Film director Maged al-Mahdy expected questions when he went to the screening of his film, “I don’t speak very well, I dance better,” at the Opera House film club earlier this month. However, the questions never came, only what seemed like a synchronized attack on the film.
Mahdy’s film is far from conventional. In it, he documents his own family’s struggle with hepatitis, which took the life of his brother and infected his sister, in parallel to the events of the January 25 revolution. The Egyptian director, who lives in Italy, mirrors his personal story and the wider political context with dance moves and music rhythms of the iconic Reda dance troupe, which intercepts the storytelling throughout the film.
During the one-hour discussion that followed the screening, attended mainly by veteran film critics, Mahdy spoke for a total of only a few minutes. He remained mostly silent as one critic after another took the microphone and criticized the shaky shooting style and long scenes, which they deemed boring and unnecessary.
Among the assumptions that the critics made — with no interest to verify them with Mahdy, who was only a few feet away — was that he didn’t write a script, and that the reason the film contained several long scenes was simply that he fell in love with them and was unable to edit properly.
Initially, Mahdy attempted to respond by explaining his vision, but the critics — who appeared to consider his response an insult to their experience — repeatedly interrupted him. They enumerated their qualifications and recited rules of cinematography that they said Mahdy violated in his film.
At one point, Mahdy made the mistake of trying to respond to renowned film critic Mona al-Sabban before she finished speaking. Pointing at him, she shouted, “Don’t you dare speak!”
So Mahdy stopped trying to explain, gazing around the room instead as the critics — who seemed unanimous in their rejection of Mahdy’s experimental style — discussed the film among themselves, almost seeming to forget his presence.
This encounter reflects what Egyptian film critic Joseph Fahim describes as the stagnant state of Egyptian film criticism.
Fahim says that since the broader Egyptian cultural scene started stalling in the 1990s, films became less stimulating, critics didn’t have much to work with, and essentially they got stuck in a rut. He adds that general social ailments, in particular to do with acceptance of others and respectful exchange of opinions, have also contributed to the deterioration of the craft.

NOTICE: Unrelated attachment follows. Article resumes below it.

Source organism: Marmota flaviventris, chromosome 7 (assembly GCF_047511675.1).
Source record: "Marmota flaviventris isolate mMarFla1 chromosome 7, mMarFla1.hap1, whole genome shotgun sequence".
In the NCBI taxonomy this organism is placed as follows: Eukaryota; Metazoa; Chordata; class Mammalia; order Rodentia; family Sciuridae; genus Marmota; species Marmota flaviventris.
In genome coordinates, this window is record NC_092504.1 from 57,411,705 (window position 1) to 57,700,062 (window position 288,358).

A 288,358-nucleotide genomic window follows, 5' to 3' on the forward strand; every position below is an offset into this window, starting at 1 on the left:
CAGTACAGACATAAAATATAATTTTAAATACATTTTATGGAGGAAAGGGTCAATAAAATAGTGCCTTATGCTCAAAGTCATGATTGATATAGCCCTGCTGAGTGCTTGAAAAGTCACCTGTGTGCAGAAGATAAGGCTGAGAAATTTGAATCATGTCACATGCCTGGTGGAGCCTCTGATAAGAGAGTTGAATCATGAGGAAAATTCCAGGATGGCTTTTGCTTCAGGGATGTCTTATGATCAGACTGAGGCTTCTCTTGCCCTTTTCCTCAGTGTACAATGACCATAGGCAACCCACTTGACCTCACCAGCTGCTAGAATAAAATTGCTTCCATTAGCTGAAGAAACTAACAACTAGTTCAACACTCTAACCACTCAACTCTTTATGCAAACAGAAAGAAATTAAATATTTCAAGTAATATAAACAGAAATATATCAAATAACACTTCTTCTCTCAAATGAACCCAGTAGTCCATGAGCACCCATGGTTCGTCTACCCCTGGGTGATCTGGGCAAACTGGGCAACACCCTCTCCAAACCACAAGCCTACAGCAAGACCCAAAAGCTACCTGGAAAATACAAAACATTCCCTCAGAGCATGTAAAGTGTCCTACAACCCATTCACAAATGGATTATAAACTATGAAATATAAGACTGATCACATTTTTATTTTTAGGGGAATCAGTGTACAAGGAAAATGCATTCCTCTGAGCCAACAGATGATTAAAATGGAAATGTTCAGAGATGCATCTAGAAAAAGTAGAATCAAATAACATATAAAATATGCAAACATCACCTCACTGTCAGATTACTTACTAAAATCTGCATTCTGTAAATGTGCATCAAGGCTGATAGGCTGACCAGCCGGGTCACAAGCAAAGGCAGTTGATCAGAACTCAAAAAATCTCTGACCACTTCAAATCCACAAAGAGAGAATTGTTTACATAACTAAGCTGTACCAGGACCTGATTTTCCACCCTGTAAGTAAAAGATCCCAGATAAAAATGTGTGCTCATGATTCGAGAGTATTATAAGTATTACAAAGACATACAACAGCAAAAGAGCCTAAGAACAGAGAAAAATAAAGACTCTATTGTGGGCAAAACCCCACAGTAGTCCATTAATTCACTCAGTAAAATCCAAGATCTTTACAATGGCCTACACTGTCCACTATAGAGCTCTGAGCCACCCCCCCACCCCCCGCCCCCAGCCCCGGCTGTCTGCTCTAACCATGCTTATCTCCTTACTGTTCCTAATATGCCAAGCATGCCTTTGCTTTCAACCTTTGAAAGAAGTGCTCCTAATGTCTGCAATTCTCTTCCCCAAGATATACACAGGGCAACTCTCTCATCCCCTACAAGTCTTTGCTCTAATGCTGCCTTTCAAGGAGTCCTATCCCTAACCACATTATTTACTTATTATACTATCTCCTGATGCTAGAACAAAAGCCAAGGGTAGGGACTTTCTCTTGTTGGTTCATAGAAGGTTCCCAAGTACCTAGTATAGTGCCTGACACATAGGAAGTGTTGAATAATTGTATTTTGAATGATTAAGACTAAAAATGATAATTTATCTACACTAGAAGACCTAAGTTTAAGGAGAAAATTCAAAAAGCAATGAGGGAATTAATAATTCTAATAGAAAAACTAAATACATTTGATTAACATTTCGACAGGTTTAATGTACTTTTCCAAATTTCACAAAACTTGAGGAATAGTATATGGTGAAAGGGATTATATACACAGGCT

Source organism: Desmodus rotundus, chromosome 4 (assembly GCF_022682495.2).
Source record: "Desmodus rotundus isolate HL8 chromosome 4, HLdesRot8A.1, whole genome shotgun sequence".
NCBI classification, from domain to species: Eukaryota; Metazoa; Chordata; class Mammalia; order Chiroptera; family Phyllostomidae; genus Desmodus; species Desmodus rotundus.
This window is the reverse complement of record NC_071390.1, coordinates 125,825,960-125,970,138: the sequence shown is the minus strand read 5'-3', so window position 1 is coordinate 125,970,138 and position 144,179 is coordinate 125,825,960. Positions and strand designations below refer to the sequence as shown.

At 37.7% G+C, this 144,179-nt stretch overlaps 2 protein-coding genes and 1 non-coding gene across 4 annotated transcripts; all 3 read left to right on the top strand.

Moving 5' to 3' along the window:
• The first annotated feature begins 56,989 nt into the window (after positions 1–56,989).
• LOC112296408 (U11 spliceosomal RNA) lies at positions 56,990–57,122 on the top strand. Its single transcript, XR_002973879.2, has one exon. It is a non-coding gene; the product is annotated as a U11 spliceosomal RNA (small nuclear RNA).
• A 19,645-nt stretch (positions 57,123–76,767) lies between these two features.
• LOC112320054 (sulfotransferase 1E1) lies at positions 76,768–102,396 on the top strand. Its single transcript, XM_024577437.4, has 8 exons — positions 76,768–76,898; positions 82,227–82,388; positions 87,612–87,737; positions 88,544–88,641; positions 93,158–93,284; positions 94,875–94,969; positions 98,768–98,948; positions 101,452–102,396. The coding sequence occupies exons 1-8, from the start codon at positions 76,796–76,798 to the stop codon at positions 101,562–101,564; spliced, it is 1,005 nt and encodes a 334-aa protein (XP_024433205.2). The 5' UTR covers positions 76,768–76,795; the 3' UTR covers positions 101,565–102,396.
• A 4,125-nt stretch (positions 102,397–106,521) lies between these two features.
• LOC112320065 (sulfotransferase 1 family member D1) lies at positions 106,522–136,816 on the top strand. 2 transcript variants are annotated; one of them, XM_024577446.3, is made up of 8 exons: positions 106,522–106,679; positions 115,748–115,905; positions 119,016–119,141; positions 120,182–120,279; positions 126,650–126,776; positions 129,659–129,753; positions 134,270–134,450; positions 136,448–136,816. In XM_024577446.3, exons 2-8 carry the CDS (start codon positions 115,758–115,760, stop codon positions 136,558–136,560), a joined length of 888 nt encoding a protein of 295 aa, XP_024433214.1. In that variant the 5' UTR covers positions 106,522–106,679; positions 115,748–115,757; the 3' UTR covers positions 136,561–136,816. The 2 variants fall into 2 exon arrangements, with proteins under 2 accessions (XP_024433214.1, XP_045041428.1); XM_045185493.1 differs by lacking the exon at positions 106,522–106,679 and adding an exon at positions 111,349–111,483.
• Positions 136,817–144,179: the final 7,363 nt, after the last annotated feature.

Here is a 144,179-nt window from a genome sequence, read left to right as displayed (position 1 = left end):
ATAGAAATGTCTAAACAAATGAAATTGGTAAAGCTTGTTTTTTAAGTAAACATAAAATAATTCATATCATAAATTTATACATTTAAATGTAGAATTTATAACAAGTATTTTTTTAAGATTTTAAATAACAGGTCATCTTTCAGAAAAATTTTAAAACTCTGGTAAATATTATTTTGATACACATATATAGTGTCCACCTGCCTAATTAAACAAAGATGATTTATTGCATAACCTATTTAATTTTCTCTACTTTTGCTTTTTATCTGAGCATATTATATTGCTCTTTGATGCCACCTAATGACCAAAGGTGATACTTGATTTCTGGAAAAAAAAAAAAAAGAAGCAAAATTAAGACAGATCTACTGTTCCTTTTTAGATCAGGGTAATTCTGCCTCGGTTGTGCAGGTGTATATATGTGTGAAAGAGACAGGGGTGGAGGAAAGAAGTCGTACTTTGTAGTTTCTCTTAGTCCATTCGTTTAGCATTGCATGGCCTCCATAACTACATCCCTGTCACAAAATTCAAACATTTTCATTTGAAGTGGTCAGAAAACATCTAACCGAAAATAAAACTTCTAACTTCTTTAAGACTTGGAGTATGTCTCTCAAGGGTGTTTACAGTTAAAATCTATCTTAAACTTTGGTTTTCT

Most film reviews by Egyptian critics have started to resemble a template, he explains. After a synopsis of the film, the critic evaluates each element separately: cinematography, acting, décor and so on. This makes for shallow and rigid reviews, Fahim says.
The fundamental problem for Fahim is that measuring all films against static rules fails to allow for new styles and experimental projects, which may not abide by textbook rules but present new ideas worth exploring.
Muhammad El-Hajj, screenwriter of “Villa 69” — winner of the Jury Award at Abu Dhabi’s Film Festival, where it premiered — says that “synopsis, spoilers and credits usually qualify as a film review for the critics.”
Like many local filmmakers, Ayten Amin, director of “Villa 69,” feels the scene is missing critics that look at the bigger picture. Most critics, in her view, fail to analyze a director’s work within the context of their previous works or surrounding environment.
Amin says that in most discussions, “questions evolve around gossip and relationships between crew and cast members, but none about the film itself or any attempts at in-depth analysis of the concepts behind it.”
Fahim thinks a significant problem is that some critics in Egypt measure films against their own morality and ideologies, with a misconception that film should serve a higher purpose or promote all that is good and beautiful.
The way in which Ahmad Abdalla’s latest film, “Rags and Tatters,” was received in Egypt illustrates a trend among critics to hold less conventional works to standards that their makers have deliberately decided to flout or bypass.
Abdalla’s film premiered at Toronto Film Festival in September, entered competitions in London and Abu Dhabi film festivals, and won the Golden Antigone prize for Best Narrative Feature at the Cinemed International Mediterranean Festival of Montpellier in France. It received favorable reviews from a number of foreign critics in respected publications such as Variety and the Guardian, as well as being selected by HuffingtonPost as one of the “Best of Toronto 2013.”